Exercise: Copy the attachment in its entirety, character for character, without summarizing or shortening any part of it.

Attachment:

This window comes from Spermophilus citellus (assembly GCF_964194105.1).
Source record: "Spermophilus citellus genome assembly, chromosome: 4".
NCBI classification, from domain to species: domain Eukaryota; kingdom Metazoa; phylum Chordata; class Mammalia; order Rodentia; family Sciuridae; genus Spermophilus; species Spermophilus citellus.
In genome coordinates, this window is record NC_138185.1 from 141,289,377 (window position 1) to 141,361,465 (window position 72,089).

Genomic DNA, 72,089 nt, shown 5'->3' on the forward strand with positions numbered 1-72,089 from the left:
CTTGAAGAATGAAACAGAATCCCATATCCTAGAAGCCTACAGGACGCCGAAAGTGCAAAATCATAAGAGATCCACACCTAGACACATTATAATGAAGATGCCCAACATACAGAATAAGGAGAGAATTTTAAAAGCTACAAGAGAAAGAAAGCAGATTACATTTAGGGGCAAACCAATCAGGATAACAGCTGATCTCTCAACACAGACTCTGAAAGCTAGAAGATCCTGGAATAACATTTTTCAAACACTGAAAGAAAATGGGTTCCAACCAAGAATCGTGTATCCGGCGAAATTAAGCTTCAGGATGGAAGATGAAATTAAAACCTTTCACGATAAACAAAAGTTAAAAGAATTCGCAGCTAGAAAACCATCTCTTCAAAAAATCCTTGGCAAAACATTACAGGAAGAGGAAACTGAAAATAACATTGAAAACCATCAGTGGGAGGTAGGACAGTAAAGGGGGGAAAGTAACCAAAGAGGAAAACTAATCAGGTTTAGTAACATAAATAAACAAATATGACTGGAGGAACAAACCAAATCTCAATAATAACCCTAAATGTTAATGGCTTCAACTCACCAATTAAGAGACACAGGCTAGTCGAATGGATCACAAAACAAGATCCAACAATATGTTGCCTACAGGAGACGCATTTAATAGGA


This window comes from Spermophilus citellus (assembly GCF_964194105.1).
Source record: "Spermophilus citellus genome assembly, chromosome: 4".
NCBI classification, from domain to species: domain Eukaryota; kingdom Metazoa; phylum Chordata; class Mammalia; order Rodentia; family Sciuridae; genus Spermophilus; species Spermophilus citellus.
In genome coordinates, this window is record NC_138185.1 from 141,289,377 (window position 1) to 141,361,465 (window position 72,089).

Genomic DNA, 72,089 nt, shown 5'->3' on the forward strand with positions numbered 1-72,089 from the left:
CTTGAAGAATGAAACAGAATCCCATATCCTAGAAGCCTACAGGACGCCGAAAGTGCAAAATCATAAGAGATCCACACCTAGACACATTATAATGAAGATGCCCAACATACAGAATAAGGAGAGAATTTTAAAAGCTACAAGAGAAAGAAAGCAGATTACATTTAGGGGCAAACCAATCAGGATAACAGCTGATCTCTCAACACAGACTCTGAAAGCTAGAAGATCCTGGAATAACATTTTTCAAACACTGAAAGAAAATGGGTTCCAACCAAGAATCGTGTATCCGGCGAAATTAAGCTTCAGGATGGAAGATGAAATTAAAACCTTTCACGATAAACAAAAGTTAAAAGAATTCGCAGCTAGAAAACCATCTCTTCAAAAAATCCTTGGCAAAACATTACAGGAAGAGGAAACTGAAAATAACATTGAAAACCATCAGTGGGAGGTAGGACAGTAAAGGGGGGAAAGTAACCAAAGAGGAAAACTAATCAGGTTTAGTAACATAAATAAACAAATATGACTGGAGGAACAAACCAAATCTCAATAATAACCCTAAATGTTAATGGCTTCAACTCACCAATTAAGAGACACAGGCTAGTCGAATGGATCACAAAACAAGATCCAACAATATGTTGCCTACAGGAGACGCATTTAATAGGA